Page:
Cranbourne is split between the parishes of Winkfield and Windsor. The village is in the former and Cranbourne Chase or Walke is in the latter. The Chase was one of the sixteen sub-divisions of Windsor Forest and unusual for its fallow as opposed to the more usual red deer. The home of the Keeper, was Cranbourne Lodge, better known today as the Cranbourne Tower. This office dates back to, at least, the reign of Henry IV, though the lodge was first built by Henry VII. The present building is mostly late Georgian. Thomas Warde was appointed Keeper in 1535. His son later became Lord of the Manor of nearby Winkfield (and Hurst). King James II's first wife, Anne Hyde, was born in the Lodge. Samuel Pepys had an awkward meeting there with his commander, Sir George Carteret, when acting as a naval messenger. He first got lost in Windsor Forest, then, when he eventually arrived, he found the lodge under reconstruction. Pepys had to climb up a ladder to Sir George's bedroom, the only room in use. The peer was still in bed and was not amused by the news of an English defeat off Norway.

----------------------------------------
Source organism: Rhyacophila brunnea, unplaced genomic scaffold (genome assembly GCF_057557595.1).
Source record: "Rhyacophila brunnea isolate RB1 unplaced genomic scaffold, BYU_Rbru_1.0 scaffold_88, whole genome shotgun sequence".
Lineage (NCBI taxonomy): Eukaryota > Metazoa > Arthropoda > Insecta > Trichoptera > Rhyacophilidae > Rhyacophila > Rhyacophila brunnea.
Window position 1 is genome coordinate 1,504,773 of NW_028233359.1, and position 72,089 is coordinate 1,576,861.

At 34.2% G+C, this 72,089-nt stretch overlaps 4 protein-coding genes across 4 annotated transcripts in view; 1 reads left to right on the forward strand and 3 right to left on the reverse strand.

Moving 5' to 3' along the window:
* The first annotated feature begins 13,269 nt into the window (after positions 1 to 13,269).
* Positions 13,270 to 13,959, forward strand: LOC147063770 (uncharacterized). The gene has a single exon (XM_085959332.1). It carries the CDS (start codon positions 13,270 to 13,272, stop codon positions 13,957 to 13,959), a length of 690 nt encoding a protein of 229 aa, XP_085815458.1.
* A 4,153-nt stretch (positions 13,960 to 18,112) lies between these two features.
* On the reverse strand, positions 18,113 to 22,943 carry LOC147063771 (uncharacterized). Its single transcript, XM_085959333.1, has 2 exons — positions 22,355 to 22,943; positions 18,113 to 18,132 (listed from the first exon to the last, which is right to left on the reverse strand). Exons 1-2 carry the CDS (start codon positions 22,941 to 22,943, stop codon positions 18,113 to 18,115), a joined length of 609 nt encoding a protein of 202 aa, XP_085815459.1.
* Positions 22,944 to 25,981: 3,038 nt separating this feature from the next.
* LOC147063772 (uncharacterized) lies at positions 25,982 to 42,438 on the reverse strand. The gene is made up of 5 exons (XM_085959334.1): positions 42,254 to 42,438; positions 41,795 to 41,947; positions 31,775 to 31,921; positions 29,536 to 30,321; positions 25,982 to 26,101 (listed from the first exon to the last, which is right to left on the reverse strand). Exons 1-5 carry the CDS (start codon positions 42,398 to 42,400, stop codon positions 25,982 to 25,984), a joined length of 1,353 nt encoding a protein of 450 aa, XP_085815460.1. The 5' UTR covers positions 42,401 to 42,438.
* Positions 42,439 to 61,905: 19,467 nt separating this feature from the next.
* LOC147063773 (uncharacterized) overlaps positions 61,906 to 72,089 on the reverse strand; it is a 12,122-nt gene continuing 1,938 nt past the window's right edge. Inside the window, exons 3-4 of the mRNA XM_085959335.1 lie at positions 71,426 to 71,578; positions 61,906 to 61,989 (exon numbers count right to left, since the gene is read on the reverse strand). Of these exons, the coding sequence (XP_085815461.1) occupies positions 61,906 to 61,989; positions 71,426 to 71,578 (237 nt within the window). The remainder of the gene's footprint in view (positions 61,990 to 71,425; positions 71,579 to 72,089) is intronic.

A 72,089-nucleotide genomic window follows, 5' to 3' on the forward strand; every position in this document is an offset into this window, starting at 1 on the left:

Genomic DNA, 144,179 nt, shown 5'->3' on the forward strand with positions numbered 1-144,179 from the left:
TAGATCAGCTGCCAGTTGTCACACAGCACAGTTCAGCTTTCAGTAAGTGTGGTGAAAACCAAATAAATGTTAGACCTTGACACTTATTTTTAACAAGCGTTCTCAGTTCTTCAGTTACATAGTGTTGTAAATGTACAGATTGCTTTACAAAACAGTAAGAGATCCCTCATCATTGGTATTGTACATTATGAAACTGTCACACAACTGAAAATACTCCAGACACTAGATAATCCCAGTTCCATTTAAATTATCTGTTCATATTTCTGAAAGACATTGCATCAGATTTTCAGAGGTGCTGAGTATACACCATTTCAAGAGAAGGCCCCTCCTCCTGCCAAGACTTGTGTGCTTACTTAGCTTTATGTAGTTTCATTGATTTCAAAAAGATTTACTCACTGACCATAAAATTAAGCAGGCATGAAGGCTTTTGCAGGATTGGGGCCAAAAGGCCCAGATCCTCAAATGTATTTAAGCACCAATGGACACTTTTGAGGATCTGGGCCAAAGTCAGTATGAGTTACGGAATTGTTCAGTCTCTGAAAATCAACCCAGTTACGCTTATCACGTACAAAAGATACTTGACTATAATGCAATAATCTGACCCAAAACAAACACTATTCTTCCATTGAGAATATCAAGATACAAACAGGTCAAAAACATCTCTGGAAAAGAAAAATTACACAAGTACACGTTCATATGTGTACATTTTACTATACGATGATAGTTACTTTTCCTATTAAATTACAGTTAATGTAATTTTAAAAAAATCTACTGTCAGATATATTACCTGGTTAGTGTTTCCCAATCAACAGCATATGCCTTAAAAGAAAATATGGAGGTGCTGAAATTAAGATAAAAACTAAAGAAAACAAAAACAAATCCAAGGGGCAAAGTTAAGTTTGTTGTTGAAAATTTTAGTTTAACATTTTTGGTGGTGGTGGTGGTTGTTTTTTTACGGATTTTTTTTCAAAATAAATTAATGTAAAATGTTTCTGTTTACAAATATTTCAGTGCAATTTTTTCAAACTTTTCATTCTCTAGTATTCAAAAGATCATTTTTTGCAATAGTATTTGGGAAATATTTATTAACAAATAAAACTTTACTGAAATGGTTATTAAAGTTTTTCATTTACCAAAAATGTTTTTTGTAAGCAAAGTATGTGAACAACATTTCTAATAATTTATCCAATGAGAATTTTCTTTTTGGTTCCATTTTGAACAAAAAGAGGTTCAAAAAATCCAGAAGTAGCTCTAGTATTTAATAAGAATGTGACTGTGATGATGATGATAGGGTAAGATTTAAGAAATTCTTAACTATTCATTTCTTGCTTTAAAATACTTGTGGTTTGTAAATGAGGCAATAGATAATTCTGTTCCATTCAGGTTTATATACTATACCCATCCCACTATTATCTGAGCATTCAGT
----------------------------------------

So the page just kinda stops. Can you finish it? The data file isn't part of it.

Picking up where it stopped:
Adjoining the Chase is the estate of Fernhill. In the 18th century, it was the last Berkshire home of the ancient Knollys family, descendants of Sir Francis Knollys, Treasurer of Queen Elizabeth I's Royal Household; and, in the 1820s, it became famous as the British residence of Lord Metcalfe, the Governor General of India, who is buried in Winkfield parish church. An adjoining 18th century mansion, Cranbourne Court, was once part of the same estate. It has had various names over the years and a myriad of well-known residents, including Admiral Sir Charles Rowley, General Sir Thomas Willshire, the Victorian actress Edna May and singer Rod Stewart. Bob Hope rented it in the Summer of 1961 when filming 'The Road to Hong Kong' and lived there with Bing Crosby and their families. Slightly nearer the village is Lovel Hill House. In origin, it is a Queen Anne House. Its most famous resident was Admiral Sir Charles Knowles, an illegitimate relative of the Knollyses. Also to be seen in St. Mary's is the brass of Thomas Montague (1630). He lived at Kilbees Manor, near Cranbourne. An arrow kept there for many years was said to have been the one that gave the place its name. It was presented, by Elizabeth I, to one of the Montagues after an extraordinary feet of archery in which he shot it straight into a hive of bees. Other important houses in the area include: Orchard Lea of 1884, the home of the pre-WWI army reformer, Viscount Esher and his family (his daughter, Lady Brooke, was the last Ranee of Sarawak); the late 17th century Winkfield Place where Constance Spry's cookery college began; Thomas Sandby's mid-18th century Ascot Place, a seven-bay two-storey house with flanking pavilions and, in the gardens, the finest man-made ornamental cavernous grotto in the country; the late 18th century Buckhurst Park, remodelled out of all recognition in 1961 and Prince Andrew's now derelict Tesco-style Sunninghill Park of 1990. There is also the Pump Room at the end of Winkfield Lane, dating from about 1800 when Cranbourne its own spa. It was built above a physic well, now covered over. The upper storey of the porch, opening out onto the full-height pump room, was designed to accommodate a small orchestra: one can imagine the merriment that occurred. Ranelagh School in Bracknell started out in Cranbourne. It was founded by the Earl of Ranelagh as the Green School in 1709. It began life at Cranbourne Hall (recently demolished), but moved to Lovel Road in 1878, becoming Cranbourne Ranelagh School. It opened as a Grammar School, Ranelagh School, in Bracknell in 1908.
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